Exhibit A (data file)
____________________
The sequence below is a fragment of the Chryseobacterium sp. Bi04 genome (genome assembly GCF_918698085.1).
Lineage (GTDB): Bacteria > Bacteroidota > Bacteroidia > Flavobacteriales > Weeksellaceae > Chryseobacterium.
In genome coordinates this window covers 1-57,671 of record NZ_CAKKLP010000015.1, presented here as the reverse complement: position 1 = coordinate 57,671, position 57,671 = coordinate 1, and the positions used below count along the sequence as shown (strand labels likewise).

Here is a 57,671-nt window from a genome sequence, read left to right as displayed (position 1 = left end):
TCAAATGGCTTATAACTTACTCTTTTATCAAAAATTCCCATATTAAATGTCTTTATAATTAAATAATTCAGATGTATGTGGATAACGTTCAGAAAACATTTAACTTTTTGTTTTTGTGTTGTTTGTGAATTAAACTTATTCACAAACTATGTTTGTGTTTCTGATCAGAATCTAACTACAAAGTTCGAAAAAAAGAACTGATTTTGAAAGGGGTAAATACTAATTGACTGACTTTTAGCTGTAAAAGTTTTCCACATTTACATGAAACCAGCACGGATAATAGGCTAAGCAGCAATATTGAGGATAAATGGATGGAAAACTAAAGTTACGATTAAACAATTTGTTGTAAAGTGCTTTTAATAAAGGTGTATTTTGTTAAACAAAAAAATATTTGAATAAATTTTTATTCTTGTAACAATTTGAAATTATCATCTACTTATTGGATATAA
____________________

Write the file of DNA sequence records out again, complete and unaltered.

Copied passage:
The sequence below is a fragment of the Chryseobacterium sp. Bi04 genome (genome assembly GCF_918698085.1).
Lineage (GTDB): Bacteria > Bacteroidota > Bacteroidia > Flavobacteriales > Weeksellaceae > Chryseobacterium.
In genome coordinates this window covers 1-57,671 of record NZ_CAKKLP010000015.1, presented here as the reverse complement: position 1 = coordinate 57,671, position 57,671 = coordinate 1, and the positions used below count along the sequence as shown (strand labels likewise).

Here is a 57,671-nt window from a genome sequence, read left to right as displayed (position 1 = left end):
TCAAATGGCTTATAACTTACTCTTTTATCAAAAATTCCCATATTAAATGTCTTTATAATTAAATAATTCAGATGTATGTGGATAACGTTCAGAAAACATTTAACTTTTTGTTTTTGTGTTGTTTGTGAATTAAACTTATTCACAAACTATGTTTGTGTTTCTGATCAGAATCTAACTACAAAGTTCGAAAAAAAGAACTGATTTTGAAAGGGGTAAATACTAATTGACTGACTTTTAGCTGTAAAAGTTTTCCACATTTACATGAAACCAGCACGGATAATAGGCTAAGCAGCAATATTGAGGATAAATGGATGGAAAACTAAAGTTACGATTAAACAATTTGTTGTAAAGTGCTTTTAATAAAGGTGTATTTTGTTAAACAAAAAAATATTTGAATAAATTTTTATTCTTGTAACAATTTGAAATTATCATCTACTTATTGGATATAA